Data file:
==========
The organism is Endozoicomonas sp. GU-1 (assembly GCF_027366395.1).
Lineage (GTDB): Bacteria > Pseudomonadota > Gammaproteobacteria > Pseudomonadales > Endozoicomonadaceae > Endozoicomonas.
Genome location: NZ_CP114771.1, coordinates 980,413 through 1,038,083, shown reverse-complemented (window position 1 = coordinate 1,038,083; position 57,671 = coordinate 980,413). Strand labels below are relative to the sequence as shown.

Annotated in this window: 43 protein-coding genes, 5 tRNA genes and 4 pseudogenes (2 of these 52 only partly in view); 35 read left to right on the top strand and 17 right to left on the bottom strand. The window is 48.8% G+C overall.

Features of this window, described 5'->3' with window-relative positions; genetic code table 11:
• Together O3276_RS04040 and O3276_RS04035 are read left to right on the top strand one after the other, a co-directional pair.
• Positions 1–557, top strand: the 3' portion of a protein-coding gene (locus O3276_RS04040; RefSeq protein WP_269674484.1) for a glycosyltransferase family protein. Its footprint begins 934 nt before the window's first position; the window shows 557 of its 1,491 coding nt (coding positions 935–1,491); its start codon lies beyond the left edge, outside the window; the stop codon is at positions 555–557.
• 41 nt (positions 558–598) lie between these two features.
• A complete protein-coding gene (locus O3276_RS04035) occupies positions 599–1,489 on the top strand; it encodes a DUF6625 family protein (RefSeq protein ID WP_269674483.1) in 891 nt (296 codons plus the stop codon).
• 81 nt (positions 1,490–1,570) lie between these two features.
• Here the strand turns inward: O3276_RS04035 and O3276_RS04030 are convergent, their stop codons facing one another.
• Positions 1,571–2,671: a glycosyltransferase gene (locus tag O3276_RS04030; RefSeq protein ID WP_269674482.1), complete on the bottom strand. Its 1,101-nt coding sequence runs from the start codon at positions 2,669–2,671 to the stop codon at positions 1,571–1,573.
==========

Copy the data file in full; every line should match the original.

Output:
The organism is Endozoicomonas sp. GU-1 (assembly GCF_027366395.1).
Lineage (GTDB): Bacteria > Pseudomonadota > Gammaproteobacteria > Pseudomonadales > Endozoicomonadaceae > Endozoicomonas.
Genome location: NZ_CP114771.1, coordinates 980,413 through 1,038,083, shown reverse-complemented (window position 1 = coordinate 1,038,083; position 57,671 = coordinate 980,413). Strand labels below are relative to the sequence as shown.

Annotated in this window: 43 protein-coding genes, 5 tRNA genes and 4 pseudogenes (2 of these 52 only partly in view); 35 read left to right on the top strand and 17 right to left on the bottom strand. The window is 48.8% G+C overall.

Features of this window, described 5'->3' with window-relative positions; genetic code table 11:
• Together O3276_RS04040 and O3276_RS04035 are read left to right on the top strand one after the other, a co-directional pair.
• Positions 1–557, top strand: the 3' portion of a protein-coding gene (locus O3276_RS04040; RefSeq protein WP_269674484.1) for a glycosyltransferase family protein. Its footprint begins 934 nt before the window's first position; the window shows 557 of its 1,491 coding nt (coding positions 935–1,491); its start codon lies beyond the left edge, outside the window; the stop codon is at positions 555–557.
• 41 nt (positions 558–598) lie between these two features.
• A complete protein-coding gene (locus O3276_RS04035) occupies positions 599–1,489 on the top strand; it encodes a DUF6625 family protein (RefSeq protein ID WP_269674483.1) in 891 nt (296 codons plus the stop codon).
• 81 nt (positions 1,490–1,570) lie between these two features.
• Here the strand turns inward: O3276_RS04035 and O3276_RS04030 are convergent, their stop codons facing one another.
• Positions 1,571–2,671: a glycosyltransferase gene (locus tag O3276_RS04030; RefSeq protein ID WP_269674482.1), complete on the bottom strand. Its 1,101-nt coding sequence runs from the start codon at positions 2,669–2,671 to the stop codon at positions 1,571–1,573.